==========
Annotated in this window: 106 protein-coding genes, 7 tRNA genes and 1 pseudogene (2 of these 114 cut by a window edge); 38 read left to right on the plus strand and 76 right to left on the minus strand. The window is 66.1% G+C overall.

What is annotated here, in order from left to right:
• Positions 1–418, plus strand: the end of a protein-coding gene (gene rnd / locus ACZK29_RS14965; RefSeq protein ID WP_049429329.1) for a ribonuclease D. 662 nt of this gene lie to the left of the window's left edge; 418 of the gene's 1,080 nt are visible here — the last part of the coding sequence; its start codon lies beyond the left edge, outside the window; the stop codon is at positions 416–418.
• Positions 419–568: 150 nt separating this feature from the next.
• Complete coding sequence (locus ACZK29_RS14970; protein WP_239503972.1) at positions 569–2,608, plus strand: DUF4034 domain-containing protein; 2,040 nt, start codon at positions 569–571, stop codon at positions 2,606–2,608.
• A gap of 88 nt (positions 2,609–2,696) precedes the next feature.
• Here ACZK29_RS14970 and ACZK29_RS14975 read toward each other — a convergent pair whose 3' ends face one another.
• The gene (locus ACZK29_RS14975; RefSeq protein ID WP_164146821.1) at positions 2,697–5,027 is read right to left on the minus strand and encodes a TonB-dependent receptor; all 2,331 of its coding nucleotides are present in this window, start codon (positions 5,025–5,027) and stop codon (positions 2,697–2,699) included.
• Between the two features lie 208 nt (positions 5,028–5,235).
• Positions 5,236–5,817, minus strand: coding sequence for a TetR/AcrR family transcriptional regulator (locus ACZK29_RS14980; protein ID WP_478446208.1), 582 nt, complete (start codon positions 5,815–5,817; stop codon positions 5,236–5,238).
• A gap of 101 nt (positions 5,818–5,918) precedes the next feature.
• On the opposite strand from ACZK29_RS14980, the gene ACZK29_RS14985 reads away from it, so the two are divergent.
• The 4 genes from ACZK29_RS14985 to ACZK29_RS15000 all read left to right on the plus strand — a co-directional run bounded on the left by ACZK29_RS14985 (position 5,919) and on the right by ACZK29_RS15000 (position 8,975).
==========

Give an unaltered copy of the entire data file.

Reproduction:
Annotated in this window: 106 protein-coding genes, 7 tRNA genes and 1 pseudogene (2 of these 114 cut by a window edge); 38 read left to right on the plus strand and 76 right to left on the minus strand. The window is 66.1% G+C overall.

What is annotated here, in order from left to right:
• Positions 1–418, plus strand: the end of a protein-coding gene (gene rnd / locus ACZK29_RS14965; RefSeq protein ID WP_049429329.1) for a ribonuclease D. 662 nt of this gene lie to the left of the window's left edge; 418 of the gene's 1,080 nt are visible here — the last part of the coding sequence; its start codon lies beyond the left edge, outside the window; the stop codon is at positions 416–418.
• Positions 419–568: 150 nt separating this feature from the next.
• Complete coding sequence (locus ACZK29_RS14970; protein WP_239503972.1) at positions 569–2,608, plus strand: DUF4034 domain-containing protein; 2,040 nt, start codon at positions 569–571, stop codon at positions 2,606–2,608.
• A gap of 88 nt (positions 2,609–2,696) precedes the next feature.
• Here ACZK29_RS14970 and ACZK29_RS14975 read toward each other — a convergent pair whose 3' ends face one another.
• The gene (locus ACZK29_RS14975; RefSeq protein ID WP_164146821.1) at positions 2,697–5,027 is read right to left on the minus strand and encodes a TonB-dependent receptor; all 2,331 of its coding nucleotides are present in this window, start codon (positions 5,025–5,027) and stop codon (positions 2,697–2,699) included.
• Between the two features lie 208 nt (positions 5,028–5,235).
• Positions 5,236–5,817, minus strand: coding sequence for a TetR/AcrR family transcriptional regulator (locus ACZK29_RS14980; protein ID WP_478446208.1), 582 nt, complete (start codon positions 5,815–5,817; stop codon positions 5,236–5,238).
• A gap of 101 nt (positions 5,818–5,918) precedes the next feature.
• On the opposite strand from ACZK29_RS14980, the gene ACZK29_RS14985 reads away from it, so the two are divergent.
• The 4 genes from ACZK29_RS14985 to ACZK29_RS15000 all read left to right on the plus strand — a co-directional run bounded on the left by ACZK29_RS14985 (position 5,919) and on the right by ACZK29_RS15000 (position 8,975).